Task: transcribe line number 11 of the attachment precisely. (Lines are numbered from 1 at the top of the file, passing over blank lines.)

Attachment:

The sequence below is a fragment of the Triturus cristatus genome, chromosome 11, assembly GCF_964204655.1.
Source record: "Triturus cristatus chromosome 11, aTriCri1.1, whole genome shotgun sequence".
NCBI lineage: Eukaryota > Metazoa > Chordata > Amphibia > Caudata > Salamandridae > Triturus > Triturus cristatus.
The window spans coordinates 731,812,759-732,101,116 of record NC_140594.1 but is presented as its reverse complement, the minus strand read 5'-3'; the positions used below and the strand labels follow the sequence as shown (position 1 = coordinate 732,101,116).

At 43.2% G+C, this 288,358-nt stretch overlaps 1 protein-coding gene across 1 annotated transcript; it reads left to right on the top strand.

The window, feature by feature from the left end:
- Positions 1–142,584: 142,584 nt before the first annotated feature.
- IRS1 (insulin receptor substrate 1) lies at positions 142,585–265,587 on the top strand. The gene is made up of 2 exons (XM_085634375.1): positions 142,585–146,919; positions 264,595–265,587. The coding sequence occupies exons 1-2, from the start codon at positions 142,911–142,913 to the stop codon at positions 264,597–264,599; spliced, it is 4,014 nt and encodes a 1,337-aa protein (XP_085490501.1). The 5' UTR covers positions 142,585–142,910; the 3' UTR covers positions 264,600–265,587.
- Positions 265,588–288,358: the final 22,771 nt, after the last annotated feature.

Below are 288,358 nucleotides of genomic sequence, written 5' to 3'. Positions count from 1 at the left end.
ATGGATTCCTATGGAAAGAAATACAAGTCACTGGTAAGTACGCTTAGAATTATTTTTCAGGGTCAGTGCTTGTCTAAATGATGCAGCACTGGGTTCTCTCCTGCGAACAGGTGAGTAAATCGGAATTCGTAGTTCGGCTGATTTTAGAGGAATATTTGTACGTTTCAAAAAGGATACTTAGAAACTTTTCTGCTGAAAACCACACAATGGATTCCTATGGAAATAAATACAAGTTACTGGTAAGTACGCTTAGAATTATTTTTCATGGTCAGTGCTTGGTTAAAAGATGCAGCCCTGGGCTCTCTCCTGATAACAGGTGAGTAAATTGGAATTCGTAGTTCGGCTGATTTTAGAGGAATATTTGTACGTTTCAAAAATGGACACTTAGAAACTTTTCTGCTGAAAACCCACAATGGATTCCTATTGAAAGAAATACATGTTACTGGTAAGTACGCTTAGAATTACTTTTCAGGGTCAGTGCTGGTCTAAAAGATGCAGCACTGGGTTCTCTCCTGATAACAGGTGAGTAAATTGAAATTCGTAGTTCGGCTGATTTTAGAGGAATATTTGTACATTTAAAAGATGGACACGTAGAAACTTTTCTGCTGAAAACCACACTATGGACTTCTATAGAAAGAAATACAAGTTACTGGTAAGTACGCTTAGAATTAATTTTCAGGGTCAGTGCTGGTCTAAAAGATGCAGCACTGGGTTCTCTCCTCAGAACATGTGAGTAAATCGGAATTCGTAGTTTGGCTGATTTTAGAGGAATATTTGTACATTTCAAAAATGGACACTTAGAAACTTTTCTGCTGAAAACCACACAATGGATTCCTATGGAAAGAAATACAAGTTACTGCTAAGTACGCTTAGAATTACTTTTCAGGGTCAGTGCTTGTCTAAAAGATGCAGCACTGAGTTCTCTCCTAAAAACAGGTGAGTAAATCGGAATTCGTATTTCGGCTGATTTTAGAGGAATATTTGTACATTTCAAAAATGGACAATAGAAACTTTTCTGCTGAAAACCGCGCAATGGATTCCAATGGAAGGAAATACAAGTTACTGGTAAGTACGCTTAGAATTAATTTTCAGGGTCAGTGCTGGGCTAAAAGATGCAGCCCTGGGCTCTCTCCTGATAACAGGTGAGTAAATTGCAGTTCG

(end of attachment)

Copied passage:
ATGGATTCCTATGGAAAGAAATACAAGTCACTGGTAAGTACGCTTAGAATTATTTTTCAGGGTCAGTGCTTGTCTAAATGATGCAGCACTGGGTTCTCTCCTGCGAACAGGTGAGTAAATCGGAATTCGTAGTTCGGCTGATTTTAGAGGAATATTTGTACGTTTCAAAAAGGATACTTAGAAACTTTTCTGCTGAAAACCACACAATGGATTCCTATGGAAATAAATACAAGTTACTGGTAAGTACGCTTAGAATTATTTTTCATGGTCAGTGCTTGGTTAAAAGATGCAGCCCTGGGCTCTCTCCTGATAACAGGTGAGTAAATTGGAATTCGTAGTTCGGCTGATTTTAGAGGAATATTTGTACGTTTCAAAAATGGACACTTAGAAACTTTTCTGCTGAAAACCCACAATGGATTCCTATTGAAAGAAATACATGTTACTGGTAAGTACGCTTAGAATTACTTTTCAGGGTCAGTGCTGGTCTAAAAGATGCAGCACTGGGTTCTCTCCTGATAACAGGTGAGTAAATTGAAATTCGTAGTTCGGCTGATTTTAGAGGAATATTTGTACATTTAAAAGATGGACACGTAGAAACTTTTCTGCTGAAAACCACACTATGGACTTCTATAGAAAGAAATACAAGTTACTGGTAAGTACGCTTAGAATTAATTTTCAGGGTCAGTGCTGGTCTAAAAGATGCAGCACTGGGTTCTCTCCTCAGAACATGTGAGTAAATCGGAATTCGTAGTTTGGCTGATTTTAGAGGAATATTTGTACATTTCAAAAATGGACACTTAGAAACTTTTCTGCTGAAAACCACACAATGGATTCCTATGGAAAGAAATACAAGTTACTGCTAAGTACGCTTAGAATTACTTTTCAGGGTCAGTGCTTGTCTAAAAGATGCAGCACTGAGTTCTCTCCTAAAAACAGGTGAGTAAATCGGAATTCGTATTTCGGCTGATTTTAGAGGAATATTTGTACATTTCAAAAATGGACAATAGAAACTTTTCTGCTGAAAACCGCGCAATGGATTCCAATGGAAGGAAATACAAGTTACTGGTAAGTACGCTTAGAATTAATTTTCAGGGTCAGTGCTGGGCTAAAAGATGCAGCCCTGGGCTCTCTCCTGATAACAGGTGAGTAAATTGCAGTTCG